About Jennifer Packer
Jennifer Packer (b. 1984, Philadelphia, PA) lives and works in New York. She received her BFA from the Tyler School of Art, Temple University, Philadelphia, in 2007 and MFA from the Yale School of Art in 2012. In 2012—13 she was an Artist-in-Residence at The Studio Museum in Harlem, and from 2014 to 2016 she was a Visual Arts fellow at The Fine Arts Work Center in Provincetown, Massachusetts. Her 2017 solo exhibition Tenderheaded at the Renaissance Society, Chicago toured in 2018 to the Rose Museum at Brandeis University, Waltham, MA. In 2019 Packer exhibited in the Whitney Biennial; other group exhibitions include the 33rd Bienal de São Paulo (2018) and The Studio Museum in Harlem (2019, 2017, 2013, and 2012). Packer is an Assistant Professor in the painting department at the Rhode Island School of Design. She is the recipient of the 2020 Hermitage Greenfield Prize and the Nancy B. Negley Rome Prize, American Academy in Rome 2020–21. Her solo exhibition opened at The Museum of Contemporary Art, Los Angeles (MOCA) on July 1, and she will be participating in Prospect New Orleans, 2021.
About the catalogue
The exhibition is accompanied by a catalogue of the same title co-published by Serpentine with Verlag der Buchhandlung Walther und Franz König. Richly illustrated and designed by Roland Brauchli, it includes contributions by a number of artists, thinkers, and art historians including Rizvana Bradley, bell hooks, Dona Nelson, Christina Sharpe, Lynette Yiadom-Boakye and an interview between Jennifer Packer and Serpentine Artistic Director Hans Ulrich Obrist.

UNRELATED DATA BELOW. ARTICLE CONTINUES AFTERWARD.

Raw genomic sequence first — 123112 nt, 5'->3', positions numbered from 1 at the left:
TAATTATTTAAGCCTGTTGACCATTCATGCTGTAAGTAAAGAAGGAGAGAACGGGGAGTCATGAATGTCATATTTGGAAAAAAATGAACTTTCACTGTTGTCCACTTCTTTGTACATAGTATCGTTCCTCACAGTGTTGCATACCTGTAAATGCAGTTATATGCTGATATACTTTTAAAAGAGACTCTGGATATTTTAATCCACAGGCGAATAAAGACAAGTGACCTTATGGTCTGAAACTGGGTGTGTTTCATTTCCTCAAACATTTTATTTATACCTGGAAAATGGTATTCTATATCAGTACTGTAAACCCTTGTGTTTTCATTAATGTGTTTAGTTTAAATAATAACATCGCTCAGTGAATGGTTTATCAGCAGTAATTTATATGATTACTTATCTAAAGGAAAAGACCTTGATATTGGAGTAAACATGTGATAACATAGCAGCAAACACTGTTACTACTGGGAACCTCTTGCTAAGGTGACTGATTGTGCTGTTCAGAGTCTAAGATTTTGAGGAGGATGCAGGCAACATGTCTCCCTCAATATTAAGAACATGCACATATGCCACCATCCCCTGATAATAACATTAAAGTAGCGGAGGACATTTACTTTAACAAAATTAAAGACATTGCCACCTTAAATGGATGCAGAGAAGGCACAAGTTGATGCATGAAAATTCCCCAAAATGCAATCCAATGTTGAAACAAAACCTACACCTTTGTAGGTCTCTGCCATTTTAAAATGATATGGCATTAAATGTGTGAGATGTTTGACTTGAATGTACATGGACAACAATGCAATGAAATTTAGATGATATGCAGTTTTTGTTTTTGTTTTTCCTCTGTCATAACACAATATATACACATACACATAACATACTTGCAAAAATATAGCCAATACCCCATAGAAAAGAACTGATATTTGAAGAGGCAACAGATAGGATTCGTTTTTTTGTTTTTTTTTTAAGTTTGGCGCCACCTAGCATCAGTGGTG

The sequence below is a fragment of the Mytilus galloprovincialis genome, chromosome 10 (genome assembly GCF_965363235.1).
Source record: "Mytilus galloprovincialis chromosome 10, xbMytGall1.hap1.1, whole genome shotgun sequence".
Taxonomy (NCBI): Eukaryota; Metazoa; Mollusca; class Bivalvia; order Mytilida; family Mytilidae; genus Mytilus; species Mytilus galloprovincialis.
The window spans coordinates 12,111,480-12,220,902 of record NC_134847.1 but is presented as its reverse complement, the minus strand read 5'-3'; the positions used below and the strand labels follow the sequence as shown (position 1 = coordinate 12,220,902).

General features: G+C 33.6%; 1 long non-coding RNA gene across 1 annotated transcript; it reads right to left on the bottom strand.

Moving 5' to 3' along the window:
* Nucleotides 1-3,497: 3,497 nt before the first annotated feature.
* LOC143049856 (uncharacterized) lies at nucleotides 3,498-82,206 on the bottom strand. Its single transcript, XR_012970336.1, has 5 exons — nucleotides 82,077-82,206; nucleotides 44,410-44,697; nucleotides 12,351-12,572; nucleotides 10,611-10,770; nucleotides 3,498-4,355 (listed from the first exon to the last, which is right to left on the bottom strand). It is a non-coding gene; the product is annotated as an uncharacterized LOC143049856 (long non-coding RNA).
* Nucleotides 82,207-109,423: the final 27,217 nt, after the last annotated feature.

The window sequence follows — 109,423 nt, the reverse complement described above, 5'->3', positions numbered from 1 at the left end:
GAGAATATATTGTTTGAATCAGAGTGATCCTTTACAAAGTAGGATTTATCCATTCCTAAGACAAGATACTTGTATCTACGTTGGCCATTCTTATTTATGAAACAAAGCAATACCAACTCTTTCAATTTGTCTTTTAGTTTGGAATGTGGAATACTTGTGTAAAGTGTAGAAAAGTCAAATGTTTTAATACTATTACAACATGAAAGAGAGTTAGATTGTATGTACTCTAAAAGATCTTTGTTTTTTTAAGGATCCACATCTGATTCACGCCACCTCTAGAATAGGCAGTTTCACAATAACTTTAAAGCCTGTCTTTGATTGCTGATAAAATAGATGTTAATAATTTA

Jennifer Packer: The Eye Is Not Satisfied With Seeing was initiated by Serpentine and curated by Melissa Blanchflower, Curator, Exhibitions and Public Art with Natalia Grabowska, Assistant Curator. The presentation at the Whitney is organized by Rujeko Hockley, Arnhold Associate Curator, and Jane Panetta, Curator and Director of the Collection, with Ambika Trasi, curatorial assistant.
Championing new ideas in contemporary art since 1970, Serpentine has presented pioneering exhibitions for half a century from a wide range of emerging practitioners to the most internationally recognized artists of our time. Across two sites only 5 minutes apart, in London’s Kensington Gardens, Serpentine presents a year-round, free program of exhibitions, architecture, live events and technological innovation, in the park and beyond.
About the Whitney
The Whitney Museum of American Art, founded in 1930 by the artist and philanthropist Gertrude Vanderbilt Whitney (1875–1942), houses the foremost collection of American art from the twentieth- and twenty-first centuries. Mrs. Whitney, an early and ardent supporter of modern American art, nurtured groundbreaking artists at a time when audiences were still largely preoccupied with the Old Masters. From her vision arose the Whitney Museum of American Art, which has been championing the most innovative art of the United States for ninety years. The core of the Whitney’s mission is to collect, preserve, interpret, and exhibit American art of our time and serve a wide variety of audiences in celebration of the complexity and diversity of art and culture in the United States. Through this mission and a steadfast commitment to artists themselves, the Whitney has long been a powerful force in support of modern and contemporary art and continues to help define what is innovative and influential in American art today.
The lead sponsor for Jennifer Packer: The Eye Is Not Satisfied With Seeing is the Jerome L. Greene Foundation.
This exhibition is also sponsored by Northern Trust.
Significant support is provided by Candy and Michael Barasch.
Additional support is provided by Bernard I. Lumpkin and Carmine D. Boccuzzi.